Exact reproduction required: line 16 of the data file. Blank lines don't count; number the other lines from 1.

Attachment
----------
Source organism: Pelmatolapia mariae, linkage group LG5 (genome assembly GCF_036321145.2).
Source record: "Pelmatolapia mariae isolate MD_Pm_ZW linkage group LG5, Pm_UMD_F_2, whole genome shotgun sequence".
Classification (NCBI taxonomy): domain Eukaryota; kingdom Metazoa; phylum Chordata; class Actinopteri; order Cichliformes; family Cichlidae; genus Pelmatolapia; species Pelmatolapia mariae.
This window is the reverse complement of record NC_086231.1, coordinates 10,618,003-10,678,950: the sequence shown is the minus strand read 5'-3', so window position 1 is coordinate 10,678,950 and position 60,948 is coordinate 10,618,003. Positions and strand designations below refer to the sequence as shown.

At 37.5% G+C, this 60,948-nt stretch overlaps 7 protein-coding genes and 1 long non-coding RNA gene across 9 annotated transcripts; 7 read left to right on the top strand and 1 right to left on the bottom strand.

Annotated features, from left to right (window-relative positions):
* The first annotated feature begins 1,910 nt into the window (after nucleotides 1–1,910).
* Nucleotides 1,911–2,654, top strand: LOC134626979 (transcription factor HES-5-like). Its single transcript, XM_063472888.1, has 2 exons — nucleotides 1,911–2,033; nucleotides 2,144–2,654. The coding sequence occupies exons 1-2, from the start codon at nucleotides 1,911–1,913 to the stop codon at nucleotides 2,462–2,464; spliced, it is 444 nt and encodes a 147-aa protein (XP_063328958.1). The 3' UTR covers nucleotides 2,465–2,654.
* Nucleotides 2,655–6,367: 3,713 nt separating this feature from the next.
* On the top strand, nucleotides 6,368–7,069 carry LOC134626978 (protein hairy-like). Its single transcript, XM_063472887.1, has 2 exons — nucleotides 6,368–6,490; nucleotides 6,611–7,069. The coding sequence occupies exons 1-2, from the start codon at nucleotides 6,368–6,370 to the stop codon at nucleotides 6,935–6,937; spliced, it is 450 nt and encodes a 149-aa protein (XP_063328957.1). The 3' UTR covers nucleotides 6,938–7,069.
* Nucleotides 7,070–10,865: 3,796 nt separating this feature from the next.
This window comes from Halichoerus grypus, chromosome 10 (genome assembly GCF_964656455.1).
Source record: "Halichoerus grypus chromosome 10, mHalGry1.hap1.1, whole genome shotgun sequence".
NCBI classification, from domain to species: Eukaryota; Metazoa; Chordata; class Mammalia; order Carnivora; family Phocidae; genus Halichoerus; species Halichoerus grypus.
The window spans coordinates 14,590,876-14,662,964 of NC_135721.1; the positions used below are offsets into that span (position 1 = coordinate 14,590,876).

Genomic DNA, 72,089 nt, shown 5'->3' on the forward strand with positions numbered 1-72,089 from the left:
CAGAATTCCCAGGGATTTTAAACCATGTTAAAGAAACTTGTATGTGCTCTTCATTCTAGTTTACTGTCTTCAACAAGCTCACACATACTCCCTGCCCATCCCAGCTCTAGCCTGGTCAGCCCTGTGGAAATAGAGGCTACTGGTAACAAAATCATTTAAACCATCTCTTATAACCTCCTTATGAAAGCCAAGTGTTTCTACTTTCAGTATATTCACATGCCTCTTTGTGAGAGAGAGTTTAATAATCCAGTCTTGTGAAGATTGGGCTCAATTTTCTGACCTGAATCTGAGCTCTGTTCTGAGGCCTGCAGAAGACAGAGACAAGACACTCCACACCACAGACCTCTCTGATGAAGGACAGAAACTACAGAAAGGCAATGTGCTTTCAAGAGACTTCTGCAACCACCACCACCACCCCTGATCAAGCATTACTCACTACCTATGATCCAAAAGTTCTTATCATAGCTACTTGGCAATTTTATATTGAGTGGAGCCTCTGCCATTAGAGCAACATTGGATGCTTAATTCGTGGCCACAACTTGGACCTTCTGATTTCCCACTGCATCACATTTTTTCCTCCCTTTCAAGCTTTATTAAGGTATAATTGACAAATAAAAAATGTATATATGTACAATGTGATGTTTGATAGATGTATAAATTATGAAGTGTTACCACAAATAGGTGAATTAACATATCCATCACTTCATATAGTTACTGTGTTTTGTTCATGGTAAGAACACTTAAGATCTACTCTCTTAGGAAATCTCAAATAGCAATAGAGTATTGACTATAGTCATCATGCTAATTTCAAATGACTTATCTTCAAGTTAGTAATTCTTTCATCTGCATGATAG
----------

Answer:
Genomic DNA, 72,089 nt, shown 5'->3' on the forward strand with positions numbered 1-72,089 from the left: